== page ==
Gameplay: 8.5 / 10
Graphics: 9.5 / 10 / 10
Replay Value: 8 / 10
Sound and Music: 9 / 10
Back in 1998, I remember picking up the Battle Chasers comic book from my local comic book store and just falling in love with the universe and the characters Joe Madureira had created. With its mix of fantasy and steampunk, it quickly became one of my favourite comic series of the late ’90s. With each turn of the page, I kept thinking what a great video game Battle Chasers would make. Fast forward a few years later and my dream has finally come true with the release of Battle Chasers: Nightwar. So, is the game everything I dreamt of or is it just another nostalgic cash grab?
Battle Chasers: Nightwar follows a group of unlikely heroes who, after being shot down by a pirate airship, find themselves on a mysterious island where they soon discover an evil that needs defeating. It’s a narrative deeply embedded in the ’90s when muscle-bound heroes and semi-naked heroines took on evil where ever it might raise its ugly evil head. While those stereotypical characters do indeed form part of your ragtag team of heroes, there are some more interesting characters to be found in the game. There is the 500-year-old wise-cracking wizard Knolan, the sweet and innocent Gully who, thanks to her missing father’s gauntlets, can kick any monster’s butt, and the mechanical soft-hearted (and bird-loving) metallic golem Callibretto. Unfortunately, the game doesn’t do much to flesh out these unique characters for those who have not read the comics, with some of the more nuanced relationships from the comics never being fully explored.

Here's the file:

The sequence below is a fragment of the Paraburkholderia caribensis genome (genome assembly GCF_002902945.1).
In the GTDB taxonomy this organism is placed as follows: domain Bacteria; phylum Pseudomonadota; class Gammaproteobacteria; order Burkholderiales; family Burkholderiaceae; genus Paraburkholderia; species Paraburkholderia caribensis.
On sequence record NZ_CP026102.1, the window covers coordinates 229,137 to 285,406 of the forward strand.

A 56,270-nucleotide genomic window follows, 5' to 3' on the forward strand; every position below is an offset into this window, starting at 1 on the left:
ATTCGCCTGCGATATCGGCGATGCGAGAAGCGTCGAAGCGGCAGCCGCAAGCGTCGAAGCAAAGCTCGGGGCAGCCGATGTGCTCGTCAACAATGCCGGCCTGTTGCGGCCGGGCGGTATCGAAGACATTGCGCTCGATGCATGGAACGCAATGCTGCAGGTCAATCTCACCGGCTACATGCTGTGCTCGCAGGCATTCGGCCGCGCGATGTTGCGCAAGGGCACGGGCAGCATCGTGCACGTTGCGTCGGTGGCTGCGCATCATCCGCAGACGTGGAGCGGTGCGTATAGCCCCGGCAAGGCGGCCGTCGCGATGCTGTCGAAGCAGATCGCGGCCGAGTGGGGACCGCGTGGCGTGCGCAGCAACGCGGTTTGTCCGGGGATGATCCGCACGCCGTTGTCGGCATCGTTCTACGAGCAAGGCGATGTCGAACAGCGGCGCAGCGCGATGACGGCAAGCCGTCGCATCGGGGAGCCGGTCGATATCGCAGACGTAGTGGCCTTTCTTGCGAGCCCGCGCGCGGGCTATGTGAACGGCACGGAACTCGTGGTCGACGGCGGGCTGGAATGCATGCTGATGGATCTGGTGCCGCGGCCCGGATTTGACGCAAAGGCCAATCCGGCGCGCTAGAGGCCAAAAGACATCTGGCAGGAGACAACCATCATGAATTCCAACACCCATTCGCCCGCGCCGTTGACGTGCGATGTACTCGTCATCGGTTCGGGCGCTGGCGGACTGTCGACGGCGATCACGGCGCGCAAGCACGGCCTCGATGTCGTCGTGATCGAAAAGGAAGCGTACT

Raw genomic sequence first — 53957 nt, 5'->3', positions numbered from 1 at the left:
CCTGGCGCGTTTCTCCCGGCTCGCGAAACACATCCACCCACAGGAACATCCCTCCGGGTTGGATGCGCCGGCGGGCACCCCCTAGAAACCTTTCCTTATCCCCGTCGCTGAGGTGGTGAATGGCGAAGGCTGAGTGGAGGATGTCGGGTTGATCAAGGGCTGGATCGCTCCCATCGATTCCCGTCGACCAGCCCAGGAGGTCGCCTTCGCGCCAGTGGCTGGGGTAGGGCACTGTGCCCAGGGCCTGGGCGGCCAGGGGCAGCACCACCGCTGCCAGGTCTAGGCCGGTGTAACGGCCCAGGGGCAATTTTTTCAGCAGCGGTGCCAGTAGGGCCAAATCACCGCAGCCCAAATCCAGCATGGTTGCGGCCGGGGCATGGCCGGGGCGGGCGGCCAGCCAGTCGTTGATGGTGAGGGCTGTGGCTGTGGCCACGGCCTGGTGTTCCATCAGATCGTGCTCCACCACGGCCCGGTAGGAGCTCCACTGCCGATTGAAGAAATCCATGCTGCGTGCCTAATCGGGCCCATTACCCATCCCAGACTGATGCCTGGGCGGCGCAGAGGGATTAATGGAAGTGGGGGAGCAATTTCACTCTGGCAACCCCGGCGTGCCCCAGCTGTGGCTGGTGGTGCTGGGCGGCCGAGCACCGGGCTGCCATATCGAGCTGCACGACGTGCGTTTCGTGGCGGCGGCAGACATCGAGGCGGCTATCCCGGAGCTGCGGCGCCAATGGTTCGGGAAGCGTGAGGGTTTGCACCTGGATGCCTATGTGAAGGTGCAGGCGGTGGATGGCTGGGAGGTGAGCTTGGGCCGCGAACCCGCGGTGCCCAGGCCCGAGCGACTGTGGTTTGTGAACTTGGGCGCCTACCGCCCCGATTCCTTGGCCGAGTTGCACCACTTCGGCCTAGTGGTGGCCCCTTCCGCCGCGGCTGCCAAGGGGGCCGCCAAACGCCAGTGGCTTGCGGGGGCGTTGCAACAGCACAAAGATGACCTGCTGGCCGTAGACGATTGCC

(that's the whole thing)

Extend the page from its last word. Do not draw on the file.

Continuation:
Now, what good is a mysterious island if you can’t go exploring it? Exploration in Battle Chasers: Nightwar takes on two forms. First, there is the world map where you travel across nodes on your way to the various dungeons. Of course, along the way, you will be waylaid by numerous creatures, such as werewolves and the obligatory slime monsters, to test your combat skills against.
The world map does offer several alternate paths should you want to circumvent certain creatures, although fighting as much as possible to level up your character becomes critical especially in the late game. Along the way, you’ll find loads of crafting materials, treasure chests and dungeons begging to be explored. These procedurally generated dungeons are where most of the main campaign missions take place. In between some rudimentary puzzles, and treasure scattered around these dungeons, you will also encounter your run of the mill bad guys out for your blood, as well as some truly interesting bosses.